Snide question to one issuing a challenge / TUE 7-13-21 / Pseudonym of the essayist Charles Lamb / Outburst in a nursery

Tuesday, July 13, 2021

Constructor: Bruce Haight

Relative difficulty: Easy, mostly

THEME: baseball idioms — that's all:

Theme answers:
  • COVER ALL THE BASES (18A: Address every aspect of something)
  • RIGHT OFF THE BAT (28A: Immediately)
  • OUT OF LEFT FIELD (44A: Oddly and unexpectedly)
  • WHOLE NEW BALLGAME (57A: Situation that starts things completely over)
Word of the Day: "Take the A-TRAIN" (32D: Transportation in a Duke Ellington tune) —
"Take the 'A' Train" is a jazz standard by Billy Strayhorn that was the signature tune of the Duke Ellington orchestra. // The use of the Strayhorn composition as the signature tune was made necessary by a ruling in 1940 by the American Society of Composers, Authors and Publishers (ASCAP). When ASCAP raised its licensing fees for broadcast use, many ASCAP members, including Ellington, could no longer play their compositions over radio, as most music was played live on radio at the time. Ellington turned to Billy Strayhorn and son Mercer Ellington, who were registered with ASCAP competitor BMI to "write a whole new book for the band," Mercer recalled. "'A' Train" was one of many tunes written by Strayhorn, and was picked to replace "Sepia Panorama" as the band's signature song. Mercer recalled that he found the composition in a trash can after Strayhorn discarded a draft of it because it sounded too much like a Fletcher Henderson arrangement. The song was first recorded on January 15, 1941 as a standard transcription for radio broadcast. The first (and most famous) commercial recording was made on February 15, 1941. // The title refers to the then-new A subway service that runs through New York City, going at that time from eastern Brooklyn, on the Fulton Street Line opened in 1936, up into Harlem and northern Manhattan, using the Eighth Avenue Line in Manhattan opened in 1932. // "Take the 'A' Train" was composed in 1939, after Ellington offered Strayhorn a job in his organization and gave him money to travel from Pittsburgh to New York City. Ellington wrote directions for Strayhorn to get to his house by subway, directions that began, "Take the A Train". (wikipedia) 
• • •

Tonight is the MLB All-Star Game, which I assume is the reason for running this puzzle today, this puzzle which obviously should've run yesterday by any normal crossword standard of judgment (this puzzle being far easier than yesterday's puzzle, which was clearly not a Monday). I'm all for timeliness, generally, but I just don't think this particular timeliness matters, especially since the connections to the All-Star Game specifically are so weak. It's Just Baseball-Related Idioms. There's nothing else to this. It's the most basic thing in the world. This could've run twenty or thirty or forty years ago no problem. In fact, I'd be very surprised if something very much if not exactly like it hadn't run somewhere before. There's just not much to it, and it doesn't particularly scream All-Star Game, so run it on Monday. I mean, if timeliness really means that much to you, just run it on Monday and say it was timed to coincide with the Home-Run Derby, which was yesterday (congratulations, by the way, to the Mets' Pete Alonso, who won it for the second consecutive time). HIT OUT OF THE PARK (15!). See, that wasn't hard. Now go back in time, rewrite the puzzle, and run it tomorrow.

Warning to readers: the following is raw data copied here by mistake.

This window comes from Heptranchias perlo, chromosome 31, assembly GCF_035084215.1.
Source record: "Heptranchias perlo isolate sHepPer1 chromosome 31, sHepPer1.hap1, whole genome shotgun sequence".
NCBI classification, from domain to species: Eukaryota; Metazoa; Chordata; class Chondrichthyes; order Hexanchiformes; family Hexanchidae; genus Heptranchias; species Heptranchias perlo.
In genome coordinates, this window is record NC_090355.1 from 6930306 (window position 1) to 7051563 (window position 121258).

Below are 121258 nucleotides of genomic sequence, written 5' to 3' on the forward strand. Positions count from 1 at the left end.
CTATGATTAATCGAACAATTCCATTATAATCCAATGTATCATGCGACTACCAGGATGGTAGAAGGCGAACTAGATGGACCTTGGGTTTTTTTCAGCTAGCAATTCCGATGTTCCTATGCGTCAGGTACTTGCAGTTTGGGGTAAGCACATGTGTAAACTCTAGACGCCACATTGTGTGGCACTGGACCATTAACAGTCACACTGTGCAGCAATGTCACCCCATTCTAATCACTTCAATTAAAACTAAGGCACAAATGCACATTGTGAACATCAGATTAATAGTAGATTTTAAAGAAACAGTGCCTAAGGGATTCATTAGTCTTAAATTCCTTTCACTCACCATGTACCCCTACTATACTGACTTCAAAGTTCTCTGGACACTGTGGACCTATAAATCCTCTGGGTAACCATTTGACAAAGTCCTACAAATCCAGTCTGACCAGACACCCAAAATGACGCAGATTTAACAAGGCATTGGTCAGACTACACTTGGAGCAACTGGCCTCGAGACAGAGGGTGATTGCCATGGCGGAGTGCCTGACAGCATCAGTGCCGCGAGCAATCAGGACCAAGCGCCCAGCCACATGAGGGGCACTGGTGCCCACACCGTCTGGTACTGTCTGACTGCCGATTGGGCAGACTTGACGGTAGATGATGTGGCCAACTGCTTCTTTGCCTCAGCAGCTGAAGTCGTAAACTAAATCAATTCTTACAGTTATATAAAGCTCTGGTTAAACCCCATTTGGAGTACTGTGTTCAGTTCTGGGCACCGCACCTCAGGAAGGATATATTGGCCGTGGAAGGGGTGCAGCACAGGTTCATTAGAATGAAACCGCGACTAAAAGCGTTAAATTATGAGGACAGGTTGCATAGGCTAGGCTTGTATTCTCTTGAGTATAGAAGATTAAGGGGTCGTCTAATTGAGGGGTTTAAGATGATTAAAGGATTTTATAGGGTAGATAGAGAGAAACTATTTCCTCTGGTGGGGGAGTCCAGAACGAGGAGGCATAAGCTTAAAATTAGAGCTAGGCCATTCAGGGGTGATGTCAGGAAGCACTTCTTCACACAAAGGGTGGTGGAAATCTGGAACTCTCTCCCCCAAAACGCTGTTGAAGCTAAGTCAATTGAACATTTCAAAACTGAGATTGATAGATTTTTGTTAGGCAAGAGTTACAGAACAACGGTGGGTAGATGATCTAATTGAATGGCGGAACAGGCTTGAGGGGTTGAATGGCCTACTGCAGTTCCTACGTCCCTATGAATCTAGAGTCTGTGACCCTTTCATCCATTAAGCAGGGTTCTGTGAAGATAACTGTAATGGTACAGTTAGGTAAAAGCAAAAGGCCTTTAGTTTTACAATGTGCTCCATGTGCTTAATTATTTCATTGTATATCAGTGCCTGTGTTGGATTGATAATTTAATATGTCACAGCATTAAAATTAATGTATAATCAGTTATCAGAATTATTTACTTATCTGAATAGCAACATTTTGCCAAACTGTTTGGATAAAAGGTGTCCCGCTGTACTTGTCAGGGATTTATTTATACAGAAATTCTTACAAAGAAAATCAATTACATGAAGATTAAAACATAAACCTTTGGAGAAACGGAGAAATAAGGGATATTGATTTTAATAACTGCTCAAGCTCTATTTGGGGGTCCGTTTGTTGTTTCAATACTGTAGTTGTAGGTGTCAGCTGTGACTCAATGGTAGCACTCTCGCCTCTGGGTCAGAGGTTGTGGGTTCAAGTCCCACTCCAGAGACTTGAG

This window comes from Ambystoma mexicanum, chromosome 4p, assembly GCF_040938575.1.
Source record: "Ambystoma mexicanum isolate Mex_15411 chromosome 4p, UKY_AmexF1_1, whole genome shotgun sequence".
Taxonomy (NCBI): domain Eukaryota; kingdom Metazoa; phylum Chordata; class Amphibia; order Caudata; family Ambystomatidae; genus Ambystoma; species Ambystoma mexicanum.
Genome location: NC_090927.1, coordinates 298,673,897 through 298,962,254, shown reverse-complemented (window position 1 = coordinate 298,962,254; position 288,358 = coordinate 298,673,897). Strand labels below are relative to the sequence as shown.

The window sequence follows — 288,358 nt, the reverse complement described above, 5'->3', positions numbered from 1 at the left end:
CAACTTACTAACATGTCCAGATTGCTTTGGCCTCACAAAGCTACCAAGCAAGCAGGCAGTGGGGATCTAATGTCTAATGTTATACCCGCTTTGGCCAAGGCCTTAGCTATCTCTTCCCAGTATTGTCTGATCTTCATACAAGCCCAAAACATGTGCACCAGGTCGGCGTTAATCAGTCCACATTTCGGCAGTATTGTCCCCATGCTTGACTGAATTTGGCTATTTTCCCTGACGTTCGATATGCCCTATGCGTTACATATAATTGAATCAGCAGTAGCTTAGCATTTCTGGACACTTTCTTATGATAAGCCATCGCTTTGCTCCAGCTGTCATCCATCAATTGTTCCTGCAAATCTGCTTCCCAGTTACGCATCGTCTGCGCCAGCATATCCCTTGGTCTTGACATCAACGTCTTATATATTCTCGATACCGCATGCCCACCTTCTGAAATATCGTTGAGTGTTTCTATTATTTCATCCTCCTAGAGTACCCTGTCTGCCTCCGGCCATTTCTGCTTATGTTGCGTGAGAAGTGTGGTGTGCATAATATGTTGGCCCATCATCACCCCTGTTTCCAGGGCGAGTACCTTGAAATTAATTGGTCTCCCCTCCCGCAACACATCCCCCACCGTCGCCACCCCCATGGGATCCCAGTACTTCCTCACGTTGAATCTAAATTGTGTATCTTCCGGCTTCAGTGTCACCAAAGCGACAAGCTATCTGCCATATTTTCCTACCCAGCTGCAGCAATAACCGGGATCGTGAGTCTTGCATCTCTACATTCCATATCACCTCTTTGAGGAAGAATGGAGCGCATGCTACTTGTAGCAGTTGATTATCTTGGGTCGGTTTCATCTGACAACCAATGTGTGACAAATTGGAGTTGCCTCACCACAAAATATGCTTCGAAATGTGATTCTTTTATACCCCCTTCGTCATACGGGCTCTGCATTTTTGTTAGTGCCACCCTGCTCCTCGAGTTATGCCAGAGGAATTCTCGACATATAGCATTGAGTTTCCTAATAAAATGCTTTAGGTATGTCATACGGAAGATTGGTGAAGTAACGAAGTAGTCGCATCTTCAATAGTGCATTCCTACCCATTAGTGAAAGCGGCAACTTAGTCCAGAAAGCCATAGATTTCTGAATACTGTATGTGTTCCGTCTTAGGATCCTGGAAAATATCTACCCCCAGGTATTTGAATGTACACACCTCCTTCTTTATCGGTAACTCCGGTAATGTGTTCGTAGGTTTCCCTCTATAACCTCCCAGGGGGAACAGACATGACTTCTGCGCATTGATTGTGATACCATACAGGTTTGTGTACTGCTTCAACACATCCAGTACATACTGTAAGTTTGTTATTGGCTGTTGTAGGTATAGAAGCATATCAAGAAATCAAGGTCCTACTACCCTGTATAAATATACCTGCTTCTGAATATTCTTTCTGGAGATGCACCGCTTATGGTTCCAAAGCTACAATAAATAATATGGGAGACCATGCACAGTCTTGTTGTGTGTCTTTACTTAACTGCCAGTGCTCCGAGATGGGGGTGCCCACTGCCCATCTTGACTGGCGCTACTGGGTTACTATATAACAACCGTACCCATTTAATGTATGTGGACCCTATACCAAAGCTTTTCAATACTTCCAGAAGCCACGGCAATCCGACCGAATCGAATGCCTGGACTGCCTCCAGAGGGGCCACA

The fill on this was disappointingly olden and stale. ENYA ELIA ELISE EWW EWE EWERS I could go on (and on) but I'll spare you. The one place it gets slightly interesting is also the only place the grid gets a little rough, difficulty-wise. That place is "WHO, YOU?" This is probably the most original thing in the grid, which is good, but it's also an answer born out of desperation, a desperation created by a basic architectural decision—that is, the decision to position your themers (the first answers that go into the grid) in such a way that one of your crosses ends up with the letter pattern -H---U. There is almost nothing you can do with that letter pattern. The terminal "U" alone really limits your options, and that "H" narrows them down much further. So you get inventive and go with "WHO, YOU?" But now your puzzle gets a little harder, because "WHO, YOU?" is actually hard to clue in a very easy fashion, and then ADROIT is crosses it and adds another little layer of difficulty, and then you clue RACK in a way that's somewhat less than straightforward, and all of a sudden you've got an anomalously thorny section, which isn't a problem, actually. Again, it kind of makes the puzzle interesting, and adds needed difficulty (the rest of it being transparent and bland). But then you drop the ball completely by needlessly dragging Tonto-speak into the picture!? This may be the only time I say this, but I'd rather see a prefix (HEMO-) (just change RACK to RASH) (and there are undoubtedly much better solutions). Even if you (somehow) don't think the portrayal of Tonto has historically been super-racist, white people have jokily used movie-Indian / Tonto-speak (including especially KEMO Sabe) to caricature Native American people for a long time. It's not like KEMO is good fill. It's got a complicated, confused, controversial history. No one's life is enriched by it, no grid is made better. Just Avoid It.